As “one of the flagship projects in a new chapter in temporary and ephemeral public art commissioned by the City of Perth”, TRANSART is a program that since 2009 has supported a range of projects by local artists, often for a month in duration. Experimental, performative, interventionist and audio-based practices are supported, with a broad range of projects selected to attract a diverse audience. Most recently local artists Matt Aitken and Mei Swan Lim created Swamp Clubb, described by them as ‘an immersive, multi-sensory walking tour’. With one tour per week over a month, the artists aimed to generate a sense of place in the face of change by enquiring into Perth’s ecological, socio-cultural and spiritual past. This is one example of a project sensitive to local history, specifically Whadjuk history and the past ecology of Perth as a network of wetlands and it included the participation of key figures such as Noongar elder Dr Noel Nannup.
Whadjuk culture and traditions are a crucial part of our heritage, identity and sense of place, which makes them essential to placemaking in Perth’s public art. While a given space might be considered anonymous or alienating for Wadjellas, to traditional owners it may have once been a place of deep spiritual and ecological meaning.
On this point, the Noongar warrior Yagan is memorialised in the futuristic vision of Yagan Square unfolding in Perth. The MRA promises it will be;
…a place that recognises and celebrates WA’s heritage, produce, environment and culture; representing the coming together of Aboriginal and non-Aboriginal cultures.
The events calendar is coordinated according to the six Noongar seasons and architectural design elements tie into the original inhabitation and lay of the land. A number of public artworks are planned for the space including video, projection, sculpture, Aboriginal art, mobile apps and water features. An LED canopy and digital tower will be the main outlet for digital ephemeral artworks, whereas the public space can have performative and participatory works. It is a promising vision for the city that holds potential for meaningful placemaking.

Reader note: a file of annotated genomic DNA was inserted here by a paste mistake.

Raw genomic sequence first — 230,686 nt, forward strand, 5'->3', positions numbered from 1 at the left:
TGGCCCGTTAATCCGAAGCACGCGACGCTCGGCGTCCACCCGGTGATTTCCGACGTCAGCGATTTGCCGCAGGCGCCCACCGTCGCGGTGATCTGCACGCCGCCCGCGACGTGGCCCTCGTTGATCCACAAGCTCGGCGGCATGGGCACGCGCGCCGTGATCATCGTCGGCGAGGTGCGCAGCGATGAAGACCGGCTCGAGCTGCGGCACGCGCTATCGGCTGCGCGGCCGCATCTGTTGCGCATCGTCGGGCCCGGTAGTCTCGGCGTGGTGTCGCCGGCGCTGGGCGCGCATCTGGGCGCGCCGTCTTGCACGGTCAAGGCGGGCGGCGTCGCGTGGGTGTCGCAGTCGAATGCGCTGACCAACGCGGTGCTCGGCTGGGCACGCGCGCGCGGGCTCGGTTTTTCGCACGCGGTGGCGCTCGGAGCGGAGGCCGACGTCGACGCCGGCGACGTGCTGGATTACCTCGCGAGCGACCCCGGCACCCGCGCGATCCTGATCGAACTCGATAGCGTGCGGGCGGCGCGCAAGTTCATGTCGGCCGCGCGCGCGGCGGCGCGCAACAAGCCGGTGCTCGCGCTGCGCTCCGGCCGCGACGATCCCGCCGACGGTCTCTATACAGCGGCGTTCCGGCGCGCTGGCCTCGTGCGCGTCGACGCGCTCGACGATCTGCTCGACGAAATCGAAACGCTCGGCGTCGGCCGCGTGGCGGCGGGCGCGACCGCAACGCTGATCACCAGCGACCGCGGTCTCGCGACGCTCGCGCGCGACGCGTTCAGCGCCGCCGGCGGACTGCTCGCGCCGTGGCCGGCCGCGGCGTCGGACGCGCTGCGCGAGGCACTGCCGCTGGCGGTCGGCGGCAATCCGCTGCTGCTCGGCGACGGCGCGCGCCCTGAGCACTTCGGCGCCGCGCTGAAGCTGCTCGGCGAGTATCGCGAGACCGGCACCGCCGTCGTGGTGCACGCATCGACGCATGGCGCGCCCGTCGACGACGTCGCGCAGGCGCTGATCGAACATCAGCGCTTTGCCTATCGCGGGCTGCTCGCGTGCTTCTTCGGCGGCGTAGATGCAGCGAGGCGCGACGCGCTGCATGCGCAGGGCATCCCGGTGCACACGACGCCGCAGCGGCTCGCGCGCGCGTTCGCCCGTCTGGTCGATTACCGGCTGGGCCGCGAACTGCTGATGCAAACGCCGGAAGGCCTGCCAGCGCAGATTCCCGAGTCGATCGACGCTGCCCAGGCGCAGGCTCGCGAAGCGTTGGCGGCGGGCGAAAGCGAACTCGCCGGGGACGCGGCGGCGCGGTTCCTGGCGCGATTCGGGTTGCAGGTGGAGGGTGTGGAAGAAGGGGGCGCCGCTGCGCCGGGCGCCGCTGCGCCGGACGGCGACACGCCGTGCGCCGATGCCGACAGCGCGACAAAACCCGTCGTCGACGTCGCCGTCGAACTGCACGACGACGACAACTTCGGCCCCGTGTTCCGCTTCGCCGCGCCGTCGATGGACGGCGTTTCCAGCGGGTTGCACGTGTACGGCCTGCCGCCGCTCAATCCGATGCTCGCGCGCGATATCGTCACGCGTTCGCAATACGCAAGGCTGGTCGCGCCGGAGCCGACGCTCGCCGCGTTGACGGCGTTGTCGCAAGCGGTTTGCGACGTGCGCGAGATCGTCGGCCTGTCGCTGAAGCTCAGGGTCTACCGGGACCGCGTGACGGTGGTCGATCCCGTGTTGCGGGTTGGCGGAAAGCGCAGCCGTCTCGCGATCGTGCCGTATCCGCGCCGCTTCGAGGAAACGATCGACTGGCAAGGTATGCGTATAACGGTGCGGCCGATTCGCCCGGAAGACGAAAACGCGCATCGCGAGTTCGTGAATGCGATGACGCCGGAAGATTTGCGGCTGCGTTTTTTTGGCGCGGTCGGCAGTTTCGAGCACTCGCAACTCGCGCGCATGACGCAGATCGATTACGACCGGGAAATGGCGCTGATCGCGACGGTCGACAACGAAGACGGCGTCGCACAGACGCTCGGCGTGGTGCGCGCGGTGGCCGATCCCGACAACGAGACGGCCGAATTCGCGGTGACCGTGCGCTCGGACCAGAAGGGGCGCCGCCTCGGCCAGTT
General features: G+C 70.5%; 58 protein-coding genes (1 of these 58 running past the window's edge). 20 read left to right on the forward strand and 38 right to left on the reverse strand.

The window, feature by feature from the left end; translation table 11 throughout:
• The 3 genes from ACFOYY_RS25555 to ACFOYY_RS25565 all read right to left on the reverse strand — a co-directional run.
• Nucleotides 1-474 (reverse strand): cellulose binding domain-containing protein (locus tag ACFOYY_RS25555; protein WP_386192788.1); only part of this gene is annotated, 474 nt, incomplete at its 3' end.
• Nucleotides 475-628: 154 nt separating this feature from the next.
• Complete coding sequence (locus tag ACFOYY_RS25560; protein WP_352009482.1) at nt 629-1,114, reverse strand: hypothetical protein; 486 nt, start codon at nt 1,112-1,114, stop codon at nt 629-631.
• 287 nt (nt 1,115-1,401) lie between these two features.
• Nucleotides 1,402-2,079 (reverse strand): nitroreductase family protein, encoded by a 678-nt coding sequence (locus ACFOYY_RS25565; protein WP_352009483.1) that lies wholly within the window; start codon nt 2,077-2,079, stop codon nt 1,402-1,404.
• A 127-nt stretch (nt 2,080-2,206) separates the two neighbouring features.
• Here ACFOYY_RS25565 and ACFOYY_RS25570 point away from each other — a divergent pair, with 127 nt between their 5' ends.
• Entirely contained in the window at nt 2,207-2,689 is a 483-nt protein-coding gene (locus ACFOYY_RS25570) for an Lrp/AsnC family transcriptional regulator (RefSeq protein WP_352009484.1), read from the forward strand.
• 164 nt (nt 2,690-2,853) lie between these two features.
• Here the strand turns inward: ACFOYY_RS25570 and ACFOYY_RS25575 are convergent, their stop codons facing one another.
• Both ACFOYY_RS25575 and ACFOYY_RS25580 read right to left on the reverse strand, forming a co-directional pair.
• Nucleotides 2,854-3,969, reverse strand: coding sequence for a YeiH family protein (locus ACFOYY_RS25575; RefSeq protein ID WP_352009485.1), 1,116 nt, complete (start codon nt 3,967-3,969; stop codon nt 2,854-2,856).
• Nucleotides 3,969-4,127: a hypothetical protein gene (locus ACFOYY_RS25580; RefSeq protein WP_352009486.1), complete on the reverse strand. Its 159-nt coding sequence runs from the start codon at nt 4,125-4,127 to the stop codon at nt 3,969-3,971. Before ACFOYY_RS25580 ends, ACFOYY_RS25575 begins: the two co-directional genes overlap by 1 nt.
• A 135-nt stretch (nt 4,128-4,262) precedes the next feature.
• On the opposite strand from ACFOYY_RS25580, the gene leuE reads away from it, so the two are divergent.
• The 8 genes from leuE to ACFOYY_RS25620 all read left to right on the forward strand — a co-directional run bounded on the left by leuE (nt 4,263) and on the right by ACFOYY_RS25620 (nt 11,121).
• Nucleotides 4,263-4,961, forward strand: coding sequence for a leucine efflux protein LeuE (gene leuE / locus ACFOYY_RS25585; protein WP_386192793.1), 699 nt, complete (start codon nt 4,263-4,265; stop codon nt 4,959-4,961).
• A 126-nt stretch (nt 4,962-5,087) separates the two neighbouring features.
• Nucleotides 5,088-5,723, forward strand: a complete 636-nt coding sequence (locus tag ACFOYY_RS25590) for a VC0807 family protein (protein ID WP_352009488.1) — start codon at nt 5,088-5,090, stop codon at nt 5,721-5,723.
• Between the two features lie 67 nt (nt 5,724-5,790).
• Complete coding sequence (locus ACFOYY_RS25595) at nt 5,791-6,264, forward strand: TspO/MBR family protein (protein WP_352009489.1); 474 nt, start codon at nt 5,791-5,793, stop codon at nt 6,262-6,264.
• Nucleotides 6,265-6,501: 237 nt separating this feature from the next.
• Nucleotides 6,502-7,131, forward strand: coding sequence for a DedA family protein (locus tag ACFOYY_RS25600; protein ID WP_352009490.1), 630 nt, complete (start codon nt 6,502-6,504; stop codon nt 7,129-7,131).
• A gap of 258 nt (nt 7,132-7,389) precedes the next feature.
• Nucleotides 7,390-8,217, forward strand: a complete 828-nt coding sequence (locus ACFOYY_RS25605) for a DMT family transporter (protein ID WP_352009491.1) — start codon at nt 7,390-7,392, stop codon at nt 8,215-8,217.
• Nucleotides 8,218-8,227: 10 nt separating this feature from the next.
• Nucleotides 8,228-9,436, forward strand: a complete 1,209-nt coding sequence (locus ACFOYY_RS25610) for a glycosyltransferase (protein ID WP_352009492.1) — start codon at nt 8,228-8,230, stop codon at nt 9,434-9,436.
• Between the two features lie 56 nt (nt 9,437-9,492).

As with any art, ephemeral art does not always achieve its desired impact. An example is a dance performance titled KS Project (2016) commissioned by the City of Perth, directed by Tyrone Robinson and performed by Storm Helmore, Isabella Stone, Shuling Wong and Imanuel Dado. Held in the recently renovated corridor of Kings Square, Perth, the dancers performed a work to an electronic soundtrack. Despite being regarded as a positive intervention in and invigoration of the new space by those in the arts, it was not well accepted by the general public. There was a wealth of complaints from nearby tenants about noise; the dancers were accused by some of obstructing public space and of being an unwanted distraction in the work environment.
As Robinson observed, “…the lack of understanding from the general public and the lack of willingness to accept art in their ‘work space’, was just a reminder that Perth is very close minded and conservative in their values. It’s no wonder the arts will continue to struggle in Perth when even when art is free and brought right to their door step, it’s still unwanted.” The greatest positive response came from children who encountered the performances and for Robinson this validated the work, because, “…the space became alive and it was clear what the work was meant for; to bring people into Kings Square and to create a sense of something exciting happening in a new space,” he said.
It is the encounter of difference to the habitual rhythms of the everyday that can be taken as a welcome surprise, just as much as it can be seen as a nuisance. Such disruption can be innate to ephemeral art projects, and it should not be taken as a deterrent. Sometimes things need to be shaken up a little, even if this involves ruffling a few feathers.